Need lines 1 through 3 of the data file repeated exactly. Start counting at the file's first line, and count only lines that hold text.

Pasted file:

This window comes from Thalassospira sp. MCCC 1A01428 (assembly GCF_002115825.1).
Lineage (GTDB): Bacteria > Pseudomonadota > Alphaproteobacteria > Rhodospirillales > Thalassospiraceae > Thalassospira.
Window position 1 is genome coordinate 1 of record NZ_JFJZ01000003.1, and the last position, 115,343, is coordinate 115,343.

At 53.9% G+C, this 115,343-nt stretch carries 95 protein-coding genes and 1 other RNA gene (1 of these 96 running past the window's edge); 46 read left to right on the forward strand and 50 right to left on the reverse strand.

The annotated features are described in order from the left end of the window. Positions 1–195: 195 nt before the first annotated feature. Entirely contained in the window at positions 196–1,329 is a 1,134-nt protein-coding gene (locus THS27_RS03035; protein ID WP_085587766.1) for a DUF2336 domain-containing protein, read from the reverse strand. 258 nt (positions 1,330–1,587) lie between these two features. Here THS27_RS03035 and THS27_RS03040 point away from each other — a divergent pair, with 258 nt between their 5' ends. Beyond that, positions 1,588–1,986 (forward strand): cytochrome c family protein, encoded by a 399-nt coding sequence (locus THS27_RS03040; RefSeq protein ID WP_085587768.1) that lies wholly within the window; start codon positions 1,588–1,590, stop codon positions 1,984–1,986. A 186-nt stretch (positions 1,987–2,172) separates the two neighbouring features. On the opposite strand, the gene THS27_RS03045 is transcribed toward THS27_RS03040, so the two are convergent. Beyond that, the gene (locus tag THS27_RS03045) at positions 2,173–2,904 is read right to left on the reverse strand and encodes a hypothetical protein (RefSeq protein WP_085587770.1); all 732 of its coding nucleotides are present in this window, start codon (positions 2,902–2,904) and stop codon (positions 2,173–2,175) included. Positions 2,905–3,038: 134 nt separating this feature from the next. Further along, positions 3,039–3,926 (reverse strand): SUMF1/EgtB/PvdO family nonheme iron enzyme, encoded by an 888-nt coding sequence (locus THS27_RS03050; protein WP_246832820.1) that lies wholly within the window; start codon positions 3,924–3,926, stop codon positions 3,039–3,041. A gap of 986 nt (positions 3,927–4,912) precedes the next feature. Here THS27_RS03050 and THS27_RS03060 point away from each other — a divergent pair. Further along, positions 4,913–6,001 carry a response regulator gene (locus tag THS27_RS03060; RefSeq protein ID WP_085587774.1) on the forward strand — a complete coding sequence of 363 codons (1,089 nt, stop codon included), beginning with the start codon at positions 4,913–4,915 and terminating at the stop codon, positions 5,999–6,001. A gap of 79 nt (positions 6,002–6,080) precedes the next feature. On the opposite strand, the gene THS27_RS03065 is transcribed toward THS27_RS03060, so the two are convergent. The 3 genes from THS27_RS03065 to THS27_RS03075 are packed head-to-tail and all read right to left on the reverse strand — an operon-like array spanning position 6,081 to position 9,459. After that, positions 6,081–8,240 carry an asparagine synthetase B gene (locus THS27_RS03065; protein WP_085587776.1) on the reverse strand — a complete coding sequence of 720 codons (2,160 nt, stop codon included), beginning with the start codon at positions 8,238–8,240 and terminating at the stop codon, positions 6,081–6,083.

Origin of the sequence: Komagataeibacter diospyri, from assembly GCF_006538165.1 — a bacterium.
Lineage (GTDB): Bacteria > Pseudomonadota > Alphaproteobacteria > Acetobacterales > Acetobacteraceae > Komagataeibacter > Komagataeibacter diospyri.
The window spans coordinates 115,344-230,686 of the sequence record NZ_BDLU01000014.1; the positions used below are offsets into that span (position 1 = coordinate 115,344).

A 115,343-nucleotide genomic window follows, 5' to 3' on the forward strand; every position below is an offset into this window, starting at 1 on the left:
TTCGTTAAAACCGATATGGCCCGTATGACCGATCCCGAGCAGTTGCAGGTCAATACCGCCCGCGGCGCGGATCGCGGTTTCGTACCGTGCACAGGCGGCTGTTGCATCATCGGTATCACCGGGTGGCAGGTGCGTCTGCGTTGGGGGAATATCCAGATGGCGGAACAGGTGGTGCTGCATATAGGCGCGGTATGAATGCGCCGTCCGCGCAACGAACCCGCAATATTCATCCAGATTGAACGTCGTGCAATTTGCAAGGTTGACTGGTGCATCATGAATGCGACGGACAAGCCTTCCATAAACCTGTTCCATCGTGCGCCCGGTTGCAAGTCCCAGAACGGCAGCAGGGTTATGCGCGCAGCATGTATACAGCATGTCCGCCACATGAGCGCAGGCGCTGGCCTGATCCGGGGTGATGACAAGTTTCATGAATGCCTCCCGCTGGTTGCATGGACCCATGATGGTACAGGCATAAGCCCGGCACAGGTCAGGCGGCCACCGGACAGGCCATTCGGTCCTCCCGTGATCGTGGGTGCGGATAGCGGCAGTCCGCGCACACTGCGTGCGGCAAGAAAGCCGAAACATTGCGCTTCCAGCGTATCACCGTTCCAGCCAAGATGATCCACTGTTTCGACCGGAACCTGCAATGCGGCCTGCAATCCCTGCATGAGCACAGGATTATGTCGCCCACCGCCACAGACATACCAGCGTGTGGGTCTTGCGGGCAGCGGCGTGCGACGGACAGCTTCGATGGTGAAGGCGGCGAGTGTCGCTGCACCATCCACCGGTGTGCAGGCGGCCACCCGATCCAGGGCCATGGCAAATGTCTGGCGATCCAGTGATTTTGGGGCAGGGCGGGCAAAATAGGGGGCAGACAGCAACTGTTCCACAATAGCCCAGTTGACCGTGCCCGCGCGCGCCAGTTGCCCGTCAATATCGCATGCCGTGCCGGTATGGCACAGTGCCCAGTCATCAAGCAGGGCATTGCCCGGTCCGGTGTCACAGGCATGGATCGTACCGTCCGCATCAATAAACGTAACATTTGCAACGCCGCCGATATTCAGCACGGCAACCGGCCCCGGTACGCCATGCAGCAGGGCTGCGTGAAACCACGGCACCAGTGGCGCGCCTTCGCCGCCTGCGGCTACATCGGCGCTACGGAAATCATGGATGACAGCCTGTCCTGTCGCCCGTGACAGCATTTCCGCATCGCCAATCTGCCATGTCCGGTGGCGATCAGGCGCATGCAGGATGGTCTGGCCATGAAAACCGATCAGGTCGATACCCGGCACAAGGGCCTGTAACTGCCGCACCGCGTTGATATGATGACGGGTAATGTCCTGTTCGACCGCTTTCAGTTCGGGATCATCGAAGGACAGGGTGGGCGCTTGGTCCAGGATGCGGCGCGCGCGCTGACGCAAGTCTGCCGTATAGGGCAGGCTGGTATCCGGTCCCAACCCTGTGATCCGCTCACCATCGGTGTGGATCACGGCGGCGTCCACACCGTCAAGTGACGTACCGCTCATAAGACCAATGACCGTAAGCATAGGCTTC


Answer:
This window comes from Thalassospira sp. MCCC 1A01428 (assembly GCF_002115825.1).
Lineage (GTDB): Bacteria > Pseudomonadota > Alphaproteobacteria > Rhodospirillales > Thalassospiraceae > Thalassospira.
Window position 1 is genome coordinate 1 of record NZ_JFJZ01000003.1, and the last position, 115,343, is coordinate 115,343.